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United Nations Panel to Bangladesh: Probe Torture Allegations against RAB

Kamran Reza Chowdhury
Dhaka
2019-08-09
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Members of Bangladesh’s elite Rapid Action Battalion (RAB) stand guard on a street in Dhaka, Nov. 26, 2013.
Members of Bangladesh’s elite Rapid Action Battalion (RAB) stand guard on a street in Dhaka, Nov. 26, 2013.
Reuters

A U.N. human rights body urged Bangladesh’s government Friday to launch an independent probe into the elite Rapid Action Battalion security force, as it expressed concern at “consistent reports of arbitrary arrests” and enforced disappearances allegedly involving Bangladeshi law enforcers.

The Committee Against Torture (CAT), a United Nations body composed of 10 independent experts, issued its call for an investigation after examining the human-rights record of Bangladesh, a signatory to the U.N. Convention Against Torture.

“The Committee expressed concern at consistent reports alleging widespread and routine torture and ill-treatment by law enforcement officials for the purpose of obtaining confessions or to solicit the payment of bribes … and failure to ensure accountability for law enforcement agencies, particularly the Rapid Action Battalion (RAB),” the committee said in a statement.

The panel called on Bangladeshi authorities to form “an independent investigation into the RAB.”

It also recommended that the activities of the former RAB officers be vetted under procedures guided by the United Nations before they could be selected to serve in U.N. peacekeeping missions abroad, during which they are known to be paid generous salaries.

Home Minister Asaduzzaman Khan rejected the panel’s statements.

“I can assure that the human rights situation in Bangladesh is better than many countries of the world,” he told BenarNews.

“Our law enforcement agencies have been working relentlessly, and they’ve crushed the militants and terrorists with courage,” Khan said. “They have big achievements.”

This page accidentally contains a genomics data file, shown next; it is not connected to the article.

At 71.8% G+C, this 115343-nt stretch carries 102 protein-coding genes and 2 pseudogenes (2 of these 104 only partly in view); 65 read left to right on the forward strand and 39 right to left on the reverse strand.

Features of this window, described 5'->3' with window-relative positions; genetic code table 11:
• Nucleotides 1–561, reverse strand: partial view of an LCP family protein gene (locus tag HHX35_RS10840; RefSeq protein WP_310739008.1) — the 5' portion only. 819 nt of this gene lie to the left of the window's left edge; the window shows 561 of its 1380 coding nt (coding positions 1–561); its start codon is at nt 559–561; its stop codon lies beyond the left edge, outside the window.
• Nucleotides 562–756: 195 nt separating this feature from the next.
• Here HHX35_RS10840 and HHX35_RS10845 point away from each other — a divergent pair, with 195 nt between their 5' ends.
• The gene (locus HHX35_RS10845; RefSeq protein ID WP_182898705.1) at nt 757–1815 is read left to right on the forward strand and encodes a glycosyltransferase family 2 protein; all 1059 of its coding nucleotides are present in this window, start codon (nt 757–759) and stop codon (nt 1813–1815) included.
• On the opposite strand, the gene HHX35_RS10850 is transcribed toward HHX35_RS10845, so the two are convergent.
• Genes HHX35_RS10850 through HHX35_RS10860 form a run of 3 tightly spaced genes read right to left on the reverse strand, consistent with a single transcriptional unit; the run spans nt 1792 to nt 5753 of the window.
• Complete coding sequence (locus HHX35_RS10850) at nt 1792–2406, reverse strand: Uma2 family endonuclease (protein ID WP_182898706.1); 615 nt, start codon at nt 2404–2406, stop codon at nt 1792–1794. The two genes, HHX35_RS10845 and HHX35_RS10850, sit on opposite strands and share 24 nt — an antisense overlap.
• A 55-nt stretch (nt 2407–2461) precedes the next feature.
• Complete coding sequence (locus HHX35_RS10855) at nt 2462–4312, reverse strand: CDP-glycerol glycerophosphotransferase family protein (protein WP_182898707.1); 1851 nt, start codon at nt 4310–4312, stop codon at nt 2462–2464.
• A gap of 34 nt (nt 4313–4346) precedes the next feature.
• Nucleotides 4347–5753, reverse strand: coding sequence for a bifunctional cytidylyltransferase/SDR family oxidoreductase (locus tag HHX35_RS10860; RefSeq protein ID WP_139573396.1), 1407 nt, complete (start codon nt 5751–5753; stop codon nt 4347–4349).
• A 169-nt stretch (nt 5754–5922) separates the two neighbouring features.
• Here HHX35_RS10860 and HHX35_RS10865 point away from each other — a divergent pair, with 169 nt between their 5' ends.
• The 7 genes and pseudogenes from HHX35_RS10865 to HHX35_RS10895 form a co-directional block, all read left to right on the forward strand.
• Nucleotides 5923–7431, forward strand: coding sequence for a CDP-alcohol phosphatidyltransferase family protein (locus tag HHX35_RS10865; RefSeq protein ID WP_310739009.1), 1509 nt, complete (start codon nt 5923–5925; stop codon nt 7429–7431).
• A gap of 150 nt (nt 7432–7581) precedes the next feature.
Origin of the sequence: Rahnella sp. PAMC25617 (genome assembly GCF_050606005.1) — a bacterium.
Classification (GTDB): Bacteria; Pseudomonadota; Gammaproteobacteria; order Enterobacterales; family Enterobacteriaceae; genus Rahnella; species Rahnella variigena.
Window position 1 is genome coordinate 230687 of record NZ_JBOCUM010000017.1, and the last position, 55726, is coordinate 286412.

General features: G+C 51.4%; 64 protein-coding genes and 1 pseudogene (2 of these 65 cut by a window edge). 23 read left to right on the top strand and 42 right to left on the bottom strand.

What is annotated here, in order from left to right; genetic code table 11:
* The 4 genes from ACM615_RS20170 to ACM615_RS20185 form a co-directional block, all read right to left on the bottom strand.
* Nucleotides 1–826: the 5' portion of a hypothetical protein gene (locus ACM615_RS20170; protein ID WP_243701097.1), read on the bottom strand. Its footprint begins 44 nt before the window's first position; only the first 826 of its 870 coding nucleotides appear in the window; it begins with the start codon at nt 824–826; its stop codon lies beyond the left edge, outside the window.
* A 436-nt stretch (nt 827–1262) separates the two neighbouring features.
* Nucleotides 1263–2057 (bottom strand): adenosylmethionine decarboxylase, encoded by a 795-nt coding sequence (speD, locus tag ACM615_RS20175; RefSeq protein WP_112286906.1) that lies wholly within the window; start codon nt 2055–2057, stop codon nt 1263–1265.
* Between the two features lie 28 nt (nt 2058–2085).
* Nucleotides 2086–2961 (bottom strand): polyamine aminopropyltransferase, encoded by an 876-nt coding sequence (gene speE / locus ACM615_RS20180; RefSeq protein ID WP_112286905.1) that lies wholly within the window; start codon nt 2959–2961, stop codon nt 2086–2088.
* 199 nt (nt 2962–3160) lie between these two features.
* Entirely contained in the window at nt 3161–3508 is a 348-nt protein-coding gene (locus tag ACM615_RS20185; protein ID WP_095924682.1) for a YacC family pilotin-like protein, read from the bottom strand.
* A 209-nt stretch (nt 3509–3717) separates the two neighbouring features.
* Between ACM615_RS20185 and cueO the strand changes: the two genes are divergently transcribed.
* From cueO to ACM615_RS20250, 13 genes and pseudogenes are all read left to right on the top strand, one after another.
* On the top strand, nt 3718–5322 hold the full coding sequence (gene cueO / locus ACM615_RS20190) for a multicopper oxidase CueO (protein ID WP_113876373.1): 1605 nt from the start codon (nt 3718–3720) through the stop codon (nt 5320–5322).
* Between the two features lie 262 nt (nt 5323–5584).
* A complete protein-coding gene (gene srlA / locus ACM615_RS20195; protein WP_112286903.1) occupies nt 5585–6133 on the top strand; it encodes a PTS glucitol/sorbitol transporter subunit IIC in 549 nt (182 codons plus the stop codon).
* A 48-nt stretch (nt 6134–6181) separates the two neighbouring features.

CAT monitors implementation of the international ban on torture, which was adopted by the U.N. General Assembly in 1984 and came into force in 1987.

It was the first time that the committee had examined Bangladesh, which ratified the Convention against Torture in 1999 but had failed to submit the committee’s requirements until it sent out a 17-page report on July 23.

The panel released its statement more than a week after Law Minister Anisul Huq defended Bangladesh’s rights records during a meeting of the panel in Switzerland.

In Geneva on Friday, panel member Felice Gaer told a news conference that Bangladesh had presented the committee “with no report for 20 years, came a week beforehand and gave us a report which was solely about the law.”

“We did not come out with a happy conclusion. We have a 16-page report which begins with the discussion of widespread torture, widespread and routine torture,” Reuters quoted her as saying.

Human rights activists in Bangladesh agreed with the statements by the Committee Against Torture.

“The CAT observations are legitimate and credible,” Mizanur Rahman, former chairman of the country’s National Human Rights Commission, told BenarNews. “We, the civil society members and human rights activists, have talked about these issues countless times, but the government denies the allegations.”

Rahman said the human rights situation in Bangladesh could be improved by creating a panel that would serve under the Supreme Court’s control.

“The government should constitute a separate permanent wing of prosecution,” he said. “This wing will investigate the allegations of human rights abuses by the law enforcement agencies.”

Although RAB has been credited in the successful apprehension of high-profile suspected terrorists, New York-based Human Right Watch has criticized it for its alleged involvement in “endemic use of torture.”

“Human Rights Watch has documented widespread torture by Bangladesh security forces including beating detainees with iron rods, belts, and sticks; subjecting detainees to electric shocks, waterboarding, hanging detainees from ceilings and beating them; and deliberately shooting detainees, typically in the lower leg, described as ‘kneecapping,’” the global rights watchdog said in a statement last month.

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